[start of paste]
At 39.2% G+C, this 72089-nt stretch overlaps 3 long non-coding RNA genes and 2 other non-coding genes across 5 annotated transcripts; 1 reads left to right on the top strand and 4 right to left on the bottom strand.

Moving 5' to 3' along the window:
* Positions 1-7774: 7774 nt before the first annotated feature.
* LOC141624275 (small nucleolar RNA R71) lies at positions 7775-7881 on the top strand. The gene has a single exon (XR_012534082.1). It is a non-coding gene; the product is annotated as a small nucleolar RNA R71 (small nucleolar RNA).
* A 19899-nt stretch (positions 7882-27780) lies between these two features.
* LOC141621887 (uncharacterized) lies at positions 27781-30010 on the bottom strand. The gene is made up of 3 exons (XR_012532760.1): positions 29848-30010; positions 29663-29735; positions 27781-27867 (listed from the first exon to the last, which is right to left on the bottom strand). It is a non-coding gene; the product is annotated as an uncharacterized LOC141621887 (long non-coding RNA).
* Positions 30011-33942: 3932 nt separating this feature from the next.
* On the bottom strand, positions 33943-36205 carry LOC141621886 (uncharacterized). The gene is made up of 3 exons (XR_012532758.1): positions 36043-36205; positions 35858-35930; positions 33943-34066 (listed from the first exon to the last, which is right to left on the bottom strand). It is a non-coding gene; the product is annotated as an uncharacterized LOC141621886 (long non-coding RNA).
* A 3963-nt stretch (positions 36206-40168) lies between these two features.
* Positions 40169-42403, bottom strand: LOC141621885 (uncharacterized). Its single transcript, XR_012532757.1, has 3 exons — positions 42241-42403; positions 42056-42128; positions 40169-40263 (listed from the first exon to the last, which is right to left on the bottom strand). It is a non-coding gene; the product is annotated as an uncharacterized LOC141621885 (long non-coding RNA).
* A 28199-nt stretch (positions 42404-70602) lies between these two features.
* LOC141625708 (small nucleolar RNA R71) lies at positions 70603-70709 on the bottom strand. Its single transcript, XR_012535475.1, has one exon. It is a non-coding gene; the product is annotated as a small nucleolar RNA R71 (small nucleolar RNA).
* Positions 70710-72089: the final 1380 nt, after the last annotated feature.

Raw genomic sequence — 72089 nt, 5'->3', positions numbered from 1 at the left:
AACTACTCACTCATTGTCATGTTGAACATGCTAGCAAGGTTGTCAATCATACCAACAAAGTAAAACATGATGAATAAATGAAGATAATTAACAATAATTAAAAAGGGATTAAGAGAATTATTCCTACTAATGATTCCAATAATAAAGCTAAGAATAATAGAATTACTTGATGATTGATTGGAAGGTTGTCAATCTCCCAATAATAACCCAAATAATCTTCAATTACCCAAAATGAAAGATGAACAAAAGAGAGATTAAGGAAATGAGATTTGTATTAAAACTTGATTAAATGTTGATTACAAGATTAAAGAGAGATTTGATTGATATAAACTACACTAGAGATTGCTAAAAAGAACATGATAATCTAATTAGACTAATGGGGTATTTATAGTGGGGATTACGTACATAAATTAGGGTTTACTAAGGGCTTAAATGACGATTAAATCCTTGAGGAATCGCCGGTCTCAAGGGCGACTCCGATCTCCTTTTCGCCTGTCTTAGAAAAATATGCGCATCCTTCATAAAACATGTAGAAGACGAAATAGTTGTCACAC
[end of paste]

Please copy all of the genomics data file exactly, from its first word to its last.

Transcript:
At 39.2% G+C, this 72089-nt stretch overlaps 3 long non-coding RNA genes and 2 other non-coding genes across 5 annotated transcripts; 1 reads left to right on the top strand and 4 right to left on the bottom strand.

Moving 5' to 3' along the window:
* Positions 1-7774: 7774 nt before the first annotated feature.
* LOC141624275 (small nucleolar RNA R71) lies at positions 7775-7881 on the top strand. The gene has a single exon (XR_012534082.1). It is a non-coding gene; the product is annotated as a small nucleolar RNA R71 (small nucleolar RNA).
* A 19899-nt stretch (positions 7882-27780) lies between these two features.
* LOC141621887 (uncharacterized) lies at positions 27781-30010 on the bottom strand. The gene is made up of 3 exons (XR_012532760.1): positions 29848-30010; positions 29663-29735; positions 27781-27867 (listed from the first exon to the last, which is right to left on the bottom strand). It is a non-coding gene; the product is annotated as an uncharacterized LOC141621887 (long non-coding RNA).
* Positions 30011-33942: 3932 nt separating this feature from the next.
* On the bottom strand, positions 33943-36205 carry LOC141621886 (uncharacterized). The gene is made up of 3 exons (XR_012532758.1): positions 36043-36205; positions 35858-35930; positions 33943-34066 (listed from the first exon to the last, which is right to left on the bottom strand). It is a non-coding gene; the product is annotated as an uncharacterized LOC141621886 (long non-coding RNA).
* A 3963-nt stretch (positions 36206-40168) lies between these two features.
* Positions 40169-42403, bottom strand: LOC141621885 (uncharacterized). Its single transcript, XR_012532757.1, has 3 exons — positions 42241-42403; positions 42056-42128; positions 40169-40263 (listed from the first exon to the last, which is right to left on the bottom strand). It is a non-coding gene; the product is annotated as an uncharacterized LOC141621885 (long non-coding RNA).
* A 28199-nt stretch (positions 42404-70602) lies between these two features.
* LOC141625708 (small nucleolar RNA R71) lies at positions 70603-70709 on the bottom strand. Its single transcript, XR_012535475.1, has one exon. It is a non-coding gene; the product is annotated as a small nucleolar RNA R71 (small nucleolar RNA).
* Positions 70710-72089: the final 1380 nt, after the last annotated feature.

Raw genomic sequence — 72089 nt, 5'->3', positions numbered from 1 at the left:
AACTACTCACTCATTGTCATGTTGAACATGCTAGCAAGGTTGTCAATCATACCAACAAAGTAAAACATGATGAATAAATGAAGATAATTAACAATAATTAAAAAGGGATTAAGAGAATTATTCCTACTAATGATTCCAATAATAAAGCTAAGAATAATAGAATTACTTGATGATTGATTGGAAGGTTGTCAATCTCCCAATAATAACCCAAATAATCTTCAATTACCCAAAATGAAAGATGAACAAAAGAGAGATTAAGGAAATGAGATTTGTATTAAAACTTGATTAAATGTTGATTACAAGATTAAAGAGAGATTTGATTGATATAAACTACACTAGAGATTGCTAAAAAGAACATGATAATCTAATTAGACTAATGGGGTATTTATAGTGGGGATTACGTACATAAATTAGGGTTTACTAAGGGCTTAAATGACGATTAAATCCTTGAGGAATCGCCGGTCTCAAGGGCGACTCCGATCTCCTTTTCGCCTGTCTTAGAAAAATATGCGCATCCTTCATAAAACATGTAGAAGACGAAATAGTTGTCACAC